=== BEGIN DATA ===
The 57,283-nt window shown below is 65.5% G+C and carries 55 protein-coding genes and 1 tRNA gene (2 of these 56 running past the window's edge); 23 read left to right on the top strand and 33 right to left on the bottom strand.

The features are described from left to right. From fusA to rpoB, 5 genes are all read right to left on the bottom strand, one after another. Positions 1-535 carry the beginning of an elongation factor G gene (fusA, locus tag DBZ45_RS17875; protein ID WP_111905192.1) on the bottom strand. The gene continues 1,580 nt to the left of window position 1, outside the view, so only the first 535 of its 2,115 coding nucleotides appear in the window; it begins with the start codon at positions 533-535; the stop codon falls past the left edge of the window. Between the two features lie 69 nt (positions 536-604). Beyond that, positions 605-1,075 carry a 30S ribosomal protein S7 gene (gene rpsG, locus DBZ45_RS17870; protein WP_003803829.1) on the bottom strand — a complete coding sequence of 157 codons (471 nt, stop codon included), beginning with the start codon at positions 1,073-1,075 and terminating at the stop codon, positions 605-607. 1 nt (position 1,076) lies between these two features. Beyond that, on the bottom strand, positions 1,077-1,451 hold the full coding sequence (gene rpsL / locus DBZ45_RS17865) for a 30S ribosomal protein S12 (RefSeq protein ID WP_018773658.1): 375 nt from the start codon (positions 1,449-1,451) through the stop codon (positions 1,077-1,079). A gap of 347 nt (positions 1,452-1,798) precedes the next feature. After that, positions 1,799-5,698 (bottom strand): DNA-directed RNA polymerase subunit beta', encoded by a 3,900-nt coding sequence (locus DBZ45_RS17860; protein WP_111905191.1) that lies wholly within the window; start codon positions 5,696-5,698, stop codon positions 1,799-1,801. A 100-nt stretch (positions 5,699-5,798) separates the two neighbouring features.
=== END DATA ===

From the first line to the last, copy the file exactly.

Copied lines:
The 57,283-nt window shown below is 65.5% G+C and carries 55 protein-coding genes and 1 tRNA gene (2 of these 56 running past the window's edge); 23 read left to right on the top strand and 33 right to left on the bottom strand.

The features are described from left to right. From fusA to rpoB, 5 genes are all read right to left on the bottom strand, one after another. Positions 1-535 carry the beginning of an elongation factor G gene (fusA, locus tag DBZ45_RS17875; protein ID WP_111905192.1) on the bottom strand. The gene continues 1,580 nt to the left of window position 1, outside the view, so only the first 535 of its 2,115 coding nucleotides appear in the window; it begins with the start codon at positions 533-535; the stop codon falls past the left edge of the window. Between the two features lie 69 nt (positions 536-604). Beyond that, positions 605-1,075 carry a 30S ribosomal protein S7 gene (gene rpsG, locus DBZ45_RS17870; protein WP_003803829.1) on the bottom strand — a complete coding sequence of 157 codons (471 nt, stop codon included), beginning with the start codon at positions 1,073-1,075 and terminating at the stop codon, positions 605-607. 1 nt (position 1,076) lies between these two features. Beyond that, on the bottom strand, positions 1,077-1,451 hold the full coding sequence (gene rpsL / locus DBZ45_RS17865) for a 30S ribosomal protein S12 (RefSeq protein ID WP_018773658.1): 375 nt from the start codon (positions 1,449-1,451) through the stop codon (positions 1,077-1,079). A gap of 347 nt (positions 1,452-1,798) precedes the next feature. After that, positions 1,799-5,698 (bottom strand): DNA-directed RNA polymerase subunit beta', encoded by a 3,900-nt coding sequence (locus DBZ45_RS17860; protein WP_111905191.1) that lies wholly within the window; start codon positions 5,696-5,698, stop codon positions 1,799-1,801. A 100-nt stretch (positions 5,699-5,798) separates the two neighbouring features.